“Is purpose more important than profit?” That was the question Alan Murray, the editor of Fortune Magazine, asked in a recent article. And the truth is, a lot of people are asking the same thing right now. From the boardrooms of Fortune 500 companies to the conference rooms at Davos, it seems like every CEO is talking about “purpose.”

The idea that a company should stand for something bigger than profit has a long history in business. But in the last few years, it’s become central to the public dialogue. In fact, a recent study we conducted with Oxford University Saïd Business School found that public conversation about purpose has increased five times over since 1995.

But talking about purpose is the easy part. Really, it’s just the first step.

The hard part – the real test of an organization’s purpose – is figuring out how to make it more than just words in a memo. For purpose to really matter, it needs to go beyond an initiative that sits on the margins of the organization. It needs to be a central part of the culture – something people feel in their work every single day.

Three years ago, we explicitly laid out our own purpose: to build a better working world. What became immediately clear is that, frankly, it’s hard to take a purpose from the logo to deep within the ranks of an organization. Since then, however, we’ve also learned three things that can make the process smoother.

First, make sure your people can see the connection between your purpose and your business. A lot of corporate purposes might seem like abstract concepts at first. But when you ask your people to imagine what achieving your purpose looks like in their everyday goals, the concept becomes much more concrete. Then they start to notice examples of how they are helping to make your purpose real through their work every day.

For example, The World Bank Group’s goal of ending extreme poverty by 2030 and boosting shared prosperity is a clear purpose. In our work together, they have brought this to life by creating services around job creation, infrastructure development and more.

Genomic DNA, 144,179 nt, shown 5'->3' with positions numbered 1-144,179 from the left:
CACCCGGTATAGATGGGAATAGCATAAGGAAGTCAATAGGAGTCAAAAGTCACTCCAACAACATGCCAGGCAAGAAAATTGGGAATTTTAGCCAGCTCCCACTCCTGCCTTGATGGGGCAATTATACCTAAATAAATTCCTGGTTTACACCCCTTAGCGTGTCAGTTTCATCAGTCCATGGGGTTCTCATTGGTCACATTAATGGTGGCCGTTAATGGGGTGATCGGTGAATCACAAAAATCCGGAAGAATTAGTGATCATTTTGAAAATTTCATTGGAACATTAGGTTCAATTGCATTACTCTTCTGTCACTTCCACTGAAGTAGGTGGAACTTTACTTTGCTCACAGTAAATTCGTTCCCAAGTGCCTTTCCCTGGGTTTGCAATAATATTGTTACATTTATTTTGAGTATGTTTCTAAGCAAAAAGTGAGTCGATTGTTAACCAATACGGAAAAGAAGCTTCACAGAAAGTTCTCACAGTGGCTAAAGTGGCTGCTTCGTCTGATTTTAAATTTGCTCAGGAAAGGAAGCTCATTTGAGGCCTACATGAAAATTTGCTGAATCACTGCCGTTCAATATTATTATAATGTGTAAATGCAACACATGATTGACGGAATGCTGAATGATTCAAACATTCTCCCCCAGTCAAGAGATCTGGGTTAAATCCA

Second, get people engaged at every level of the company. A culture of purpose has to start from the top, but it also has to permeate throughout the entire organization. So make sure that your top executives take the time to gather their teams and tell their own stories about how your purpose drives their work. And, ensure leaders are encouraging their teams and people to do the same. Talk about the client engagements you’re most proud of or projects you’ve completed to illustrate what advancing your purpose looks like, in both large ways and small.

It is also worth creating programs to recognize individuals and teams that bring your purpose to life. Unilever is well respected in this arena. Our own global award program, Better Begins with You, awards funds to the winners to further develop strong ideas that bring our purpose to life every day, making this more concrete for the wider people population.

Third, measure your results. There are a few key indicators that can help measure how effectively your purpose is connecting to your people and your business goals. To start, look at your hiring and retention numbers. Do people want to work in your organization? Once they get there, do they want to stay? Most organizations find that both of these numbers go up dramatically – often to all-time highs – once they begin talking more explicitly about their purpose.

It’s also important to hear from your people directly. Every year, take the time to survey all of your people, and then use that information to measure how engaged and committed they feel to their work. Are they aware of your larger purpose? Do they feel like it authentically connects to the work they do every day? We’ve found this is critical, because at least at EY we know that when people are more engaged, we deliver better client service and get better results.

Beyond these, purpose really comes down to mindset. It means building a culture that taps into your people’s sense of aspiration. It means empowering everyone you work with – from your clients or customers to your employees to your communities – not just to do better, but to be better. After all, purpose is truly about doing well by doing good.

Author: Mark Weinberger, Global Chairman & CEO, EY. He is participating in the World Economic Forum’s Annual Meeting in Davos.